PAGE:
The hybrid Leaving Certificate system created inequalities and made getting a place in university a lottery, the deputy president of NUI Galway has said.
Professor Pól Ó Dochartaigh told RTÉ radio’s Morning Ireland that he was in favour of students sitting traditional Leaving Cert exams this year.
While he understood the pressures facing Leaving Cert students and sympathised with them, he said accredited grades had resulted in inflation, which pushed up points for courses.
He pointed out that six times as many students had achieved 600 points than in the previous two years, which had led to a lottery for the final places in university.
It was “intensely unfair” if some students received the results by putting themselves through the challenge of sitting the exam, but lost out because someone else's teacher said they were very good.
“I think what is deeply problematic is the idea that one student gets the same number of points as another student on the basis of two very different methodologies,” he said.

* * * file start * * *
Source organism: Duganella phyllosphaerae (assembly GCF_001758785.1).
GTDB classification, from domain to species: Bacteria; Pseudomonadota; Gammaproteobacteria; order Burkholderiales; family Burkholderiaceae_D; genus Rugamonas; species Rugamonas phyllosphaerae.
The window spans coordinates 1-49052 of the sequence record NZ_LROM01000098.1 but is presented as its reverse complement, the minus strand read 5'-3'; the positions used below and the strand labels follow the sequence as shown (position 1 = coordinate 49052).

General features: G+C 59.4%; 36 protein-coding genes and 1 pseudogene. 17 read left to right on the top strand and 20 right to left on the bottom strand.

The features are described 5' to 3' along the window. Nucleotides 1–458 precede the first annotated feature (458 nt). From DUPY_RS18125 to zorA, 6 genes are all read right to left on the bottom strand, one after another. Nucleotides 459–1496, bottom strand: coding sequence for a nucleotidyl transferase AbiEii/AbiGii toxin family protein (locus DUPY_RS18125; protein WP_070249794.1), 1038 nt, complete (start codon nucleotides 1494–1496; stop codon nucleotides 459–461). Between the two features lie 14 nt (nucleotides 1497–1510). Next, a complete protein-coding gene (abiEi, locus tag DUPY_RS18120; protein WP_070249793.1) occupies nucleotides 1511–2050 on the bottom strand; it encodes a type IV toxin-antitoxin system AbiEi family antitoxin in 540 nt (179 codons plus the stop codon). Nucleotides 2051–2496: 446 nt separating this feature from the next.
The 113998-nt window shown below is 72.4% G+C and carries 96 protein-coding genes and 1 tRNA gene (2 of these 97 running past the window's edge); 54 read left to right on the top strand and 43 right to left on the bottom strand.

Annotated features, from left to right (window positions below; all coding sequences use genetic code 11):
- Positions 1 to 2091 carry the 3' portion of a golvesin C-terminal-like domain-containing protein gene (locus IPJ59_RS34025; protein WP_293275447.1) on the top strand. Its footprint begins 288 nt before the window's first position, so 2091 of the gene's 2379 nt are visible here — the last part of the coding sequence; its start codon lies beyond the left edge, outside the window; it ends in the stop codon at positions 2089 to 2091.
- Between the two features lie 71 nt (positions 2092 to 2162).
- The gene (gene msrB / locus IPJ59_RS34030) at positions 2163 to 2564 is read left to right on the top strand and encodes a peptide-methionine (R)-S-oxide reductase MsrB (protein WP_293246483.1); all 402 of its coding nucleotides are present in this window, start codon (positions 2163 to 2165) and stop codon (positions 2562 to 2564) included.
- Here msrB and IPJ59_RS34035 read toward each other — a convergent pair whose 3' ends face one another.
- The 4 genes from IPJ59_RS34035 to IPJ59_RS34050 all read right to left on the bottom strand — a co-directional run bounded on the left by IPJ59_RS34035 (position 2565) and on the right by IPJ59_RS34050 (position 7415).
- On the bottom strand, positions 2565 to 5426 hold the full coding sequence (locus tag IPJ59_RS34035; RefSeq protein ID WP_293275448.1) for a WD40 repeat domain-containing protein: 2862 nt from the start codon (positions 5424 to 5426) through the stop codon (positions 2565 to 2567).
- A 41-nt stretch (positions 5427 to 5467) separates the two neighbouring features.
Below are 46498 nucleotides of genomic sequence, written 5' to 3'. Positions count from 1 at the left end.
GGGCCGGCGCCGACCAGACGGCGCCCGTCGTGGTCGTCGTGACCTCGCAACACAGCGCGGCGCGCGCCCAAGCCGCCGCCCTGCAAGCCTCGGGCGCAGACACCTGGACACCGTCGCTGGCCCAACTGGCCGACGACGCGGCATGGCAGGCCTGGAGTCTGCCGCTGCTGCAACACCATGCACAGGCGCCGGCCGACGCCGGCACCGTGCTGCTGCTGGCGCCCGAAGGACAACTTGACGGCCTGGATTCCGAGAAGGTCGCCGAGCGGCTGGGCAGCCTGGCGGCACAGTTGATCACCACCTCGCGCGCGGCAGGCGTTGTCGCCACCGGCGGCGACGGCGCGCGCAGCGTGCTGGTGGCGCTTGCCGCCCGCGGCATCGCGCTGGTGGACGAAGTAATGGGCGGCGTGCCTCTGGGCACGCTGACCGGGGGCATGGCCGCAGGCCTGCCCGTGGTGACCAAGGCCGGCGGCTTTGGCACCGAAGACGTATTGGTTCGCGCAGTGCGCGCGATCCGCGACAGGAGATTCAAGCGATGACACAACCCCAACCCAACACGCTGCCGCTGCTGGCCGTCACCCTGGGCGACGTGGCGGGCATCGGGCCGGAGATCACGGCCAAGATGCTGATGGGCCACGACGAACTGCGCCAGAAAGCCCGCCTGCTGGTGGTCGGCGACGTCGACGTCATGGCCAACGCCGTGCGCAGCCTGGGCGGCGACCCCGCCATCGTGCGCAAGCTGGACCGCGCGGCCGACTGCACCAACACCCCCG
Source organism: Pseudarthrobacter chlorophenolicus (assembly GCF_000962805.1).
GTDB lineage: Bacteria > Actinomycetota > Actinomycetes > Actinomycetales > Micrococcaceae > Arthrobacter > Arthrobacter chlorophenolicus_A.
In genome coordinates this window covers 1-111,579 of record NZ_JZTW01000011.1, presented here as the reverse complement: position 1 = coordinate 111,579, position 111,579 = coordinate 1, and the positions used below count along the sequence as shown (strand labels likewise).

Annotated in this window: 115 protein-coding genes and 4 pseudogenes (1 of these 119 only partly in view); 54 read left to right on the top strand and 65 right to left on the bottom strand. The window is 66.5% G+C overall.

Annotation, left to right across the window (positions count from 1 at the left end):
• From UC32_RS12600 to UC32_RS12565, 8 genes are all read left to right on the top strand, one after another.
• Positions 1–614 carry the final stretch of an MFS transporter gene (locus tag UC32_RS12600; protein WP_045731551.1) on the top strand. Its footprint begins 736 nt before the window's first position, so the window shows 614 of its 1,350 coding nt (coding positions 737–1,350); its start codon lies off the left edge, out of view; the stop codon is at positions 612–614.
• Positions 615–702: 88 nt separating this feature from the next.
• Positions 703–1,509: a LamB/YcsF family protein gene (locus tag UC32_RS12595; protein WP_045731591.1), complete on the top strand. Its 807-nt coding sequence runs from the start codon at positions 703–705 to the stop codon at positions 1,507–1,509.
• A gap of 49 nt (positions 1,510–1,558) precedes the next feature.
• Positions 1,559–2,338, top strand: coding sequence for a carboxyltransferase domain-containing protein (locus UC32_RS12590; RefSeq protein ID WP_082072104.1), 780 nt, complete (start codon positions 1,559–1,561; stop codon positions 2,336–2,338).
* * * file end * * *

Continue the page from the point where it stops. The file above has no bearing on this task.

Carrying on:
Prof Ó Dochartaigh said an attempt should now be made to return to some sort of pre-2020 normality.
The years 2020 and 2021 should be regarded as exceptional years, because the alternative to that was to tell those who did the Leaving Cert pre-2020 that they would be permanently disadvantaged.
Prof Ó Dochartaigh added that he was not opposed to reform of the Leaving Cert system, but that reform should be on the basis that the experience was the same for everyone.
It comes as calls are growing for a rethink of how school exams are to be held in Ireland this year, amid concerns about the disruption students have faced.
There have been renewed calls for a hybrid approach to exams in which students would have a choice between sitting exams and accredited grades.